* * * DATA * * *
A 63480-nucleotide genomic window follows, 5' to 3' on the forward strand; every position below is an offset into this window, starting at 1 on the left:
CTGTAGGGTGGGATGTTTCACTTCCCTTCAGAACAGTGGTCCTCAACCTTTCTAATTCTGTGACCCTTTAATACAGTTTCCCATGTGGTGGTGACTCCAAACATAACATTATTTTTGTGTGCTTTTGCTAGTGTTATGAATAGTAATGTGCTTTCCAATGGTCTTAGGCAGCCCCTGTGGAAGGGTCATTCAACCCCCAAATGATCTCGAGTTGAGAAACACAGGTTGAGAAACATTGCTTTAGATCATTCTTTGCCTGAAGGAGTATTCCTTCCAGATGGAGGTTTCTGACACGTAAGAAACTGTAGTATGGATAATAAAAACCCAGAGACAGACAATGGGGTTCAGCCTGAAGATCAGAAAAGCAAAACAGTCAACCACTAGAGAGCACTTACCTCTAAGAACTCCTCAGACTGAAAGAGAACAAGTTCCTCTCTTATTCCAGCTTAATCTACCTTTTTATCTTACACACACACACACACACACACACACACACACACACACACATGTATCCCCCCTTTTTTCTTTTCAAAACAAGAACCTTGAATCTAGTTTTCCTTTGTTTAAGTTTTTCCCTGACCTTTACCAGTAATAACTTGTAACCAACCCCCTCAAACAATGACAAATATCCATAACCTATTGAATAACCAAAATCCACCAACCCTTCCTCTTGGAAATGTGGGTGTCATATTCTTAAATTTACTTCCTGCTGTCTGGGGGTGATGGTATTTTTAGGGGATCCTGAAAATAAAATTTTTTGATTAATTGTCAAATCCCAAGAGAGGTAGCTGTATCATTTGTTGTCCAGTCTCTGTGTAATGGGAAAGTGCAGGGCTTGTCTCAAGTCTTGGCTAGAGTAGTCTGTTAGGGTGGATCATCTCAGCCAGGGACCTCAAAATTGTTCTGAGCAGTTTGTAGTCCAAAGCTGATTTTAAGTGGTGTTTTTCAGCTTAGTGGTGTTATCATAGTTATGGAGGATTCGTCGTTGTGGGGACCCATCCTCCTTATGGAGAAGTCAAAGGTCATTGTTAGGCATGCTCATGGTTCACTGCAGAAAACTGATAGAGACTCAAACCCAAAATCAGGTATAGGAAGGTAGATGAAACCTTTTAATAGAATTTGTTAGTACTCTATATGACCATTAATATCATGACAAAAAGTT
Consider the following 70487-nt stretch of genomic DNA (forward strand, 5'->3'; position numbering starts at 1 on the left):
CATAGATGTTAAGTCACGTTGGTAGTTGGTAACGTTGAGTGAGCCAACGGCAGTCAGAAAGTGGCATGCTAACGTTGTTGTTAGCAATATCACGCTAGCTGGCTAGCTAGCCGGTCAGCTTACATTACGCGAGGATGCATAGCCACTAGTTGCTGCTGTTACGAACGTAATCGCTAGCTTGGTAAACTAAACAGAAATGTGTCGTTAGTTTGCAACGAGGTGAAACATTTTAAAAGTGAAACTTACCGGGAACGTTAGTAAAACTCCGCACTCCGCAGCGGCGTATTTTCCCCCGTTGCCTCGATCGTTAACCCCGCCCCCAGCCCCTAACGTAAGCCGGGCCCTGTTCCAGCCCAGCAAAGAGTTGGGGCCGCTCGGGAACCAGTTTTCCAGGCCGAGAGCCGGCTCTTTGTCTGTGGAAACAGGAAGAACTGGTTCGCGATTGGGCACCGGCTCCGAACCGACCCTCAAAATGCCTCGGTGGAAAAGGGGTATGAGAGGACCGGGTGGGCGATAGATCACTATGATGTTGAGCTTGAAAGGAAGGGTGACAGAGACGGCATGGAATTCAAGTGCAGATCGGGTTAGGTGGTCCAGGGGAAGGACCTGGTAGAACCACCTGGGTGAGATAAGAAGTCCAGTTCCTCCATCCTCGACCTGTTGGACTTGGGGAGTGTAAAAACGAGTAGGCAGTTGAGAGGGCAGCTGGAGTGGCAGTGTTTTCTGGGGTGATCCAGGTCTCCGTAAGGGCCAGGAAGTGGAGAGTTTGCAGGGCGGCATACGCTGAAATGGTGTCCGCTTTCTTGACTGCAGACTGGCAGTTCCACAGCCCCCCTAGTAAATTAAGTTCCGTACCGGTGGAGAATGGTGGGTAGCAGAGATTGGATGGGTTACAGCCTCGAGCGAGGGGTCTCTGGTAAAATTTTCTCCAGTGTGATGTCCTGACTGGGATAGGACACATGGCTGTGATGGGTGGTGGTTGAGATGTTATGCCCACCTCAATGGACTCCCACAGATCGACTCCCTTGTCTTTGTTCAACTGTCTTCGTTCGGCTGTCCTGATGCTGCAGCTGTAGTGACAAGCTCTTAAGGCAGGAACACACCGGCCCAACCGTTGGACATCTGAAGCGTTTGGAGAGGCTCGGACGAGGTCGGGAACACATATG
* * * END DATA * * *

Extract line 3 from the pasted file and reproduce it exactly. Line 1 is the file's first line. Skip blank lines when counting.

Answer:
Consider the following 70487-nt stretch of genomic DNA (forward strand, 5'->3'; position numbering starts at 1 on the left):